Women’s Equality Day – August 26
I was moved and inspired last weekend when I watched the HBO movie “Iron Jawed Angels,” which is about the women’s suffrage movement in the US. Born and raised in this country, I somehow made it to my mid-40s not realizing until now the significance of this piece of our history. Did you know that it took 72 years for the women to get the right to vote after the first conventions began in 1848? The women who began the movement, including Susan B. Anthony, had died by the time the law was passed for women to get the vote. And the women who led the final campaign to get the law passed, including Alice Paul, had not yet been born when it began. Alice Paul’s courage led her to take bold, yet nonviolent action in the face of “negative feedback,” which at times could be described as hostile and bitter. Her leadership was surely as significant as Gandhi’s, yet who among us has heard of Alice Paul? I’m embarrassed to say that I hadn’t until last weekend.
Some of the aspects of the story that were interesting to me:
- In 1916 when President Wilson entered the US into the World War I in Europe, he said that we must “fight for Democracy.” The women suffragists declared that we didn’t have democracy here in the US if women, half the population, were not allowed to vote, yet must obey the laws set by others.
- The suffragists had been holding peaceful demonstrations in front of the White House, holding signs that had Wilson’s own words on them, but equally applied to the suffrage movement as it did to the war in Europe. The suffragists were told that it would be “bad publicity” to demonstrate against a war-time president, because they would lose public favor.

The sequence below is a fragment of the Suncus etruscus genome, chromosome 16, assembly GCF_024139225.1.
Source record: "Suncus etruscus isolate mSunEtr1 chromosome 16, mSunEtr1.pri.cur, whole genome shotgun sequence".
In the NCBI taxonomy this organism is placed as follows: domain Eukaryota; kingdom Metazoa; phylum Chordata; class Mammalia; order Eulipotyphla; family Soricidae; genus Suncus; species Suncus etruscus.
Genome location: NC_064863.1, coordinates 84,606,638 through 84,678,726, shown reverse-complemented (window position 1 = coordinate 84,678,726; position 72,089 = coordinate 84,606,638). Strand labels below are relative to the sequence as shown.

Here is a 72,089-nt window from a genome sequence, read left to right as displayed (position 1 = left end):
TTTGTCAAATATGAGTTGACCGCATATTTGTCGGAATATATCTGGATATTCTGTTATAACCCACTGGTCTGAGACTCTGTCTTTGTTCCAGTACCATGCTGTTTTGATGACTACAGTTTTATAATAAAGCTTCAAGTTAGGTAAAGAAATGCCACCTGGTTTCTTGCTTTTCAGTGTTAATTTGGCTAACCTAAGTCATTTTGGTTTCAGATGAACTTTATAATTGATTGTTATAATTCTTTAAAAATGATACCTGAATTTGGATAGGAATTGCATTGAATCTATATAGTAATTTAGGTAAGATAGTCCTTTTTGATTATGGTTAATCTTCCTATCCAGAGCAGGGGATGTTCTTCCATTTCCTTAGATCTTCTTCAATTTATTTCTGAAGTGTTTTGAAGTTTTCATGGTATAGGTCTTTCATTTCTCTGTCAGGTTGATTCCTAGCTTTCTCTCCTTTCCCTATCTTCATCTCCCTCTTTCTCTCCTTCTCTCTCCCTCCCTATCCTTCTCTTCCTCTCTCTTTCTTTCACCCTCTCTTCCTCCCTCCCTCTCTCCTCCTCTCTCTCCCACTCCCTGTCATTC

- The women reflected on history, and realized that their predecessors had set aside their agenda to support the war effort during the Civil War in 1860s, and as a result, they lost momentum for their movement. So in spite of negative sentiment, they continued their peaceful demonstrations in front of the White House until they were arrested for “obstructing traffic.”
- Thrown in jail, Alice Paul led a hunger strike, and then was force-fed.
- Finally, in 1920, with pressure from an influential group of older women, Wilson advocated for a war measure to give the women the vote, which passed by just 2 votes in the Senate.
I had no idea what huge obstacles the suffragists faced, and what a profound victory it was to have achieved their goal completely nonviolently, without throwing a single brick, yet enduring violence against them.
So now, 89 years later, I was not in touch with the preciousness of this basic right of self-expression. Seeing the stories of these women who came before us got me in touch with what is possible when you have a deep conviction for what feels right in your heart.
So how does this tie into the present here and now, as we shop for beads? I believe where the similarities lie, is that we must believe in the beauty of our heart’s vision. Self-expression is not only a need we have, the people in our world are blessed by our self-expression. The men voted to give the right to women the vote because they recognized the unique value that women’s self-expression had. Each person’s voice does matter, and is an important part of the whole. Our self-expressions, whether in speech, in vote, or in making a necklace are unique and special and a blessing to our world. And it is amazing what is possible when you set your mind to it.
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P.S. The movie I watched was an HBO film called “Iron Jawed Angels,” starring Hilary Swank and Angelica Huston. It was shown by the League of Women Voters in Alameda.